Ceramic and porcelain tiles are the two most commonly preferred tile options among homeowners, construction companies, and architects. But, when it comes to differentiating between these two, many won’t be able to tell the difference. This is one aspect that always comes up during tile buying. However, from the functional perspective, one should be able to distinguish between these two so as to buy the right tile.

What’s the similarity between ceramic and porcelain tiles?

The most common thing between these two types of tiles is that both of them are made using clay and fired or baked in a kiln at extreme temperatures. Hence, both types of tiles are included in the ceramic segment. Here, one important thing to note is that every porcelain tile is a ceramic tile but a ceramic tile is not a porcelain tile.

The majority of tile varieties that are created from clay or a combination of clay and different other materials, then burnt in a kiln, are included in the broader category of “Ceramic Tiles.” Porcelain tiles and non-porcelain tiles can be divided into two categories. Separate from porcelain tiles, these non-porcelain tiles are usually denoted as ceramic tiles by tile exporters.

Difference Between Ceramic and Porcelain Tiles

Kaolin is a component of the porcelain clay used to make porcelain tiles. It is vitrified when burnt at a high temperature between 1,200 and 1,400 °C (2,200 and 2,600 °F). That is what turns porcelain tile, even without being glazed, more water-resistant than ceramic (i.e., non-porcelain) tile.

On the other hand, ceramic tile is typically made from white or red clays that may also contain other organic components. 900°C is the lower temperature at which it is burned.

Clays and other organic elements are mixed together to make ceramic tiles. Taken from the earth, sculpted, coloured and then burnt in kilns are the particular clays. Like terra cotta, conventional ceramic tile can be left unglazed and naturally coloured, or it can have coloured or intricately designed surfaces that can be glazed (done with a glass surface) in either a superior gloss or matte finish. Beneath the glazed, coloured upper layer, the majority of ceramic tile contains a body colouring that is either white or red.

Choosing Between Porcelain and Ceramic Tiles

Porcelain tile is generally regarded as a great flooring option for indoor and even outdoor installations where frost can be a worry because it features a low water absorption rate  of 0.5% or below.

For interior applications, especially those where freezing is not a problem, glassy ceramic tile is advised. It is a great option for a wall. Ceramic tile is a lovely option for floor tiles – where it is specified as a floor tile. It is softer and simpler to cut than porcelain tile.

Below are some points that would help you choose between ceramic and porcelain tiles from reputed tile exporters and suppliers for your project.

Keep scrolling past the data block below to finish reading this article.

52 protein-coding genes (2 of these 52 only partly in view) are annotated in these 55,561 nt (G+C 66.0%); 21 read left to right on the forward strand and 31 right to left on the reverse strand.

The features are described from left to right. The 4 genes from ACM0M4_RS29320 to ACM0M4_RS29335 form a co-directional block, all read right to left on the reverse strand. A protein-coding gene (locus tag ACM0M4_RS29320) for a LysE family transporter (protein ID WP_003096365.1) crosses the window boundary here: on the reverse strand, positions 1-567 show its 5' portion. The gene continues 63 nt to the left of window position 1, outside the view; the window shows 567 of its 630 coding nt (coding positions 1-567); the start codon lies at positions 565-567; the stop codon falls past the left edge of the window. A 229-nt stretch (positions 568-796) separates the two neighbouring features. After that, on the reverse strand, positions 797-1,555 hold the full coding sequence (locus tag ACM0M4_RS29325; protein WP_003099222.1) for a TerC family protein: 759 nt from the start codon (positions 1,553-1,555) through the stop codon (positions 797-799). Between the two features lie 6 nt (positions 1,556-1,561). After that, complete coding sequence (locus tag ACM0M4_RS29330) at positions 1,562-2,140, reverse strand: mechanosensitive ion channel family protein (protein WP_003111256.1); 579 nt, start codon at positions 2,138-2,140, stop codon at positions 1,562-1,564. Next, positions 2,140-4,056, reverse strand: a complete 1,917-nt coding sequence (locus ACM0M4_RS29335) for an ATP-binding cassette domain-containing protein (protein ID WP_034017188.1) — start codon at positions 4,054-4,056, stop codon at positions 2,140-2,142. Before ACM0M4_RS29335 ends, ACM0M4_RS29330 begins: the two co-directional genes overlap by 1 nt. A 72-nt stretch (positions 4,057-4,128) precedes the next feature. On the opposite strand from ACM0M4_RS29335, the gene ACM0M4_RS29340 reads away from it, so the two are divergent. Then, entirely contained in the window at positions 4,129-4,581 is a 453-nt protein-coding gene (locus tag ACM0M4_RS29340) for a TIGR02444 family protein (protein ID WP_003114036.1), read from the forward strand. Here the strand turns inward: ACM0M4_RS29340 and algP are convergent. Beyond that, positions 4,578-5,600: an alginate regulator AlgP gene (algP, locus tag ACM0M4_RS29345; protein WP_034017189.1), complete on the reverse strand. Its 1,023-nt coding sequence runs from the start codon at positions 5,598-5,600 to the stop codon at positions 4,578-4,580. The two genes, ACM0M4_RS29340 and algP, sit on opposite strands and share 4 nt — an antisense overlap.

Ceramic tiles are softer and less dense than porcelain tiles.

Ceramic tiles are ignited at significantly lower temperatures than porcelain tiles, which are made of improved porcelain clays.

This procedure transforms ceramic tiles into porcelain tiles that are denser, less porous, considerably tougher, and less susceptible to absorbing moisture and stains. Because of this, the majority of porcelain tiles can be used in both internal and external projects.

The tile’s thickness doesn’t determine its strength.

The best technique to estimate the tile’s capability to withstand thermal expansion, its structural forte, its ability to withstand impacts, and its breaking strength is to test the tile’s water absorption %, which measures the density and hardness of the clay. The test involves saturating the interior of the tile with water using a vacuum in order to measure how much water will be engrossed by the tile while the test is done. Both pre and post the test, tiles are weighed. The absorption degrees are the same if the tile’s weight increases by 4%.

A porcelain tile cannot be glazed.

Porcelain tile that has not been glazed is frequently employed in large marketable projects. These items cost a lot since the clay structure needs to be flawless and extremely pure.

In essence, feldspar, white clay, silica, and sand are mixed together to create real body porcelain, which is then pressed and fired at temperatures above 1200 °C without any glaze. Since there is zero glazing to tear off, the wear issue is virtually non-existent.

Ceramic tiles are mainly used in wall applications.

Glassy ceramic wall tiles come in a wide range of sizes and are exclusively intended for internal use. In general, wall piece is composed of softer bisque and is not meant to sustain significant influence or flouting demands.

This kind of tile is only meant to be used on countertops and walls. It is not expected or intended for wall tiles to withstand traffic. Ratings for wear therefore won’t be relevant.

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